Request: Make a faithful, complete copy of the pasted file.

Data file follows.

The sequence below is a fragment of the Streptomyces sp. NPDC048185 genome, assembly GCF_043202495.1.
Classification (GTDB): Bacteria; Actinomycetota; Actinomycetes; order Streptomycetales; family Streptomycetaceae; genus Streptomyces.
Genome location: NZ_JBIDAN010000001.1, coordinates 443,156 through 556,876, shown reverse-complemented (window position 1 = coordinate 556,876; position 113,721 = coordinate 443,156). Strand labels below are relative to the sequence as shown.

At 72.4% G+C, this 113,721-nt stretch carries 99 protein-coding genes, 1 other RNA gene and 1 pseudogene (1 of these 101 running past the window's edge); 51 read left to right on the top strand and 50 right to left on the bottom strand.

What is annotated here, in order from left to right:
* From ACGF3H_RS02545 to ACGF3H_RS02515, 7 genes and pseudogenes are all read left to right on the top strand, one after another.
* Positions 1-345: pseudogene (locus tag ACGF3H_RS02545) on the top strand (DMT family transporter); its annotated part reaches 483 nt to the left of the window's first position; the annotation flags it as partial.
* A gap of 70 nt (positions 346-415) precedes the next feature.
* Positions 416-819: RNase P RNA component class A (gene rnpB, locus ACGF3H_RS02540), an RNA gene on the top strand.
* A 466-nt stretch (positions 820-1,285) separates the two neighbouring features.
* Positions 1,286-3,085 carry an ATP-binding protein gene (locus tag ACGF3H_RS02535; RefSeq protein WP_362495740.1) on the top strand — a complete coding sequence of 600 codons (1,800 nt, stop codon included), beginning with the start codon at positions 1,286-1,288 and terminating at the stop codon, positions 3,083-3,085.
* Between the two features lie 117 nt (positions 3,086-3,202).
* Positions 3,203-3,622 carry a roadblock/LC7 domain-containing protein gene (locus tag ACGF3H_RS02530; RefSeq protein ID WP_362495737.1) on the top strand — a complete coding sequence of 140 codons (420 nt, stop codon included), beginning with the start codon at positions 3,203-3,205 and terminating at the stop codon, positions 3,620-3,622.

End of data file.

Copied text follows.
The sequence below is a fragment of the Streptomyces sp. NPDC048185 genome, assembly GCF_043202495.1.
Classification (GTDB): Bacteria; Actinomycetota; Actinomycetes; order Streptomycetales; family Streptomycetaceae; genus Streptomyces.
Genome location: NZ_JBIDAN010000001.1, coordinates 443,156 through 556,876, shown reverse-complemented (window position 1 = coordinate 556,876; position 113,721 = coordinate 443,156). Strand labels below are relative to the sequence as shown.

At 72.4% G+C, this 113,721-nt stretch carries 99 protein-coding genes, 1 other RNA gene and 1 pseudogene (1 of these 101 running past the window's edge); 51 read left to right on the top strand and 50 right to left on the bottom strand.

What is annotated here, in order from left to right:
* From ACGF3H_RS02545 to ACGF3H_RS02515, 7 genes and pseudogenes are all read left to right on the top strand, one after another.
* Positions 1-345: pseudogene (locus tag ACGF3H_RS02545) on the top strand (DMT family transporter); its annotated part reaches 483 nt to the left of the window's first position; the annotation flags it as partial.
* A gap of 70 nt (positions 346-415) precedes the next feature.
* Positions 416-819: RNase P RNA component class A (gene rnpB, locus ACGF3H_RS02540), an RNA gene on the top strand.
* A 466-nt stretch (positions 820-1,285) separates the two neighbouring features.
* Positions 1,286-3,085 carry an ATP-binding protein gene (locus tag ACGF3H_RS02535; RefSeq protein WP_362495740.1) on the top strand — a complete coding sequence of 600 codons (1,800 nt, stop codon included), beginning with the start codon at positions 1,286-1,288 and terminating at the stop codon, positions 3,083-3,085.
* Between the two features lie 117 nt (positions 3,086-3,202).
* Positions 3,203-3,622 carry a roadblock/LC7 domain-containing protein gene (locus tag ACGF3H_RS02530; RefSeq protein ID WP_362495737.1) on the top strand — a complete coding sequence of 140 codons (420 nt, stop codon included), beginning with the start codon at positions 3,203-3,205 and terminating at the stop codon, positions 3,620-3,622.